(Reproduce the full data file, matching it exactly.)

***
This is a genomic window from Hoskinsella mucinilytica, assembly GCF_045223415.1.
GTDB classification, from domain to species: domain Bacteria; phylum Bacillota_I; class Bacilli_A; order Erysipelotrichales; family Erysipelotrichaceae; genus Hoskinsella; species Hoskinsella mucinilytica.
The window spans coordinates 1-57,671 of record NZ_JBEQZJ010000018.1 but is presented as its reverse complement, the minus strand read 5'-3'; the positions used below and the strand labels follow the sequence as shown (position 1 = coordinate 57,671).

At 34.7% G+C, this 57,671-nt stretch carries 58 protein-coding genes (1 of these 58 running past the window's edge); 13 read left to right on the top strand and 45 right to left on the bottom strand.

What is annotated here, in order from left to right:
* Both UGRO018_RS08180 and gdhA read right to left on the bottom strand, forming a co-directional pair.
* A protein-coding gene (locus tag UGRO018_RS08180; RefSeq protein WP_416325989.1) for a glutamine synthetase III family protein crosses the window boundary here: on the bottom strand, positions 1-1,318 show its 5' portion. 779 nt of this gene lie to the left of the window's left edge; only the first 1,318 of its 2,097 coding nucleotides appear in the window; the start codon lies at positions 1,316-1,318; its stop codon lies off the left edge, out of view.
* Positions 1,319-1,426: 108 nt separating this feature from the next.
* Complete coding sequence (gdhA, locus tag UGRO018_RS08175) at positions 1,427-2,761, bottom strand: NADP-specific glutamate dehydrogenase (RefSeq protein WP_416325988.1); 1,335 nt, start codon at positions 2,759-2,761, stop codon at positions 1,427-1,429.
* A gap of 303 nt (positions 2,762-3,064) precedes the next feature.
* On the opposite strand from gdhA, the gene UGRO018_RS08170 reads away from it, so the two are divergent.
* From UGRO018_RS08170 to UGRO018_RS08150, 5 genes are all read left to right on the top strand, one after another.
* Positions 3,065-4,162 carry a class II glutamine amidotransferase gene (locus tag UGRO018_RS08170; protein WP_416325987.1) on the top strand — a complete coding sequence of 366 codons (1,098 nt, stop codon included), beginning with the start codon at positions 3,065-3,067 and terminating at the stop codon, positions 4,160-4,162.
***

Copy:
This is a genomic window from Hoskinsella mucinilytica, assembly GCF_045223415.1.
GTDB classification, from domain to species: domain Bacteria; phylum Bacillota_I; class Bacilli_A; order Erysipelotrichales; family Erysipelotrichaceae; genus Hoskinsella; species Hoskinsella mucinilytica.
The window spans coordinates 1-57,671 of record NZ_JBEQZJ010000018.1 but is presented as its reverse complement, the minus strand read 5'-3'; the positions used below and the strand labels follow the sequence as shown (position 1 = coordinate 57,671).

At 34.7% G+C, this 57,671-nt stretch carries 58 protein-coding genes (1 of these 58 running past the window's edge); 13 read left to right on the top strand and 45 right to left on the bottom strand.

What is annotated here, in order from left to right:
* Both UGRO018_RS08180 and gdhA read right to left on the bottom strand, forming a co-directional pair.
* A protein-coding gene (locus tag UGRO018_RS08180; RefSeq protein WP_416325989.1) for a glutamine synthetase III family protein crosses the window boundary here: on the bottom strand, positions 1-1,318 show its 5' portion. 779 nt of this gene lie to the left of the window's left edge; only the first 1,318 of its 2,097 coding nucleotides appear in the window; the start codon lies at positions 1,316-1,318; its stop codon lies off the left edge, out of view.
* Positions 1,319-1,426: 108 nt separating this feature from the next.
* Complete coding sequence (gdhA, locus tag UGRO018_RS08175) at positions 1,427-2,761, bottom strand: NADP-specific glutamate dehydrogenase (RefSeq protein WP_416325988.1); 1,335 nt, start codon at positions 2,759-2,761, stop codon at positions 1,427-1,429.
* A gap of 303 nt (positions 2,762-3,064) precedes the next feature.
* On the opposite strand from gdhA, the gene UGRO018_RS08170 reads away from it, so the two are divergent.
* From UGRO018_RS08170 to UGRO018_RS08150, 5 genes are all read left to right on the top strand, one after another.
* Positions 3,065-4,162 carry a class II glutamine amidotransferase gene (locus tag UGRO018_RS08170; protein WP_416325987.1) on the top strand — a complete coding sequence of 366 codons (1,098 nt, stop codon included), beginning with the start codon at positions 3,065-3,067 and terminating at the stop codon, positions 4,160-4,162.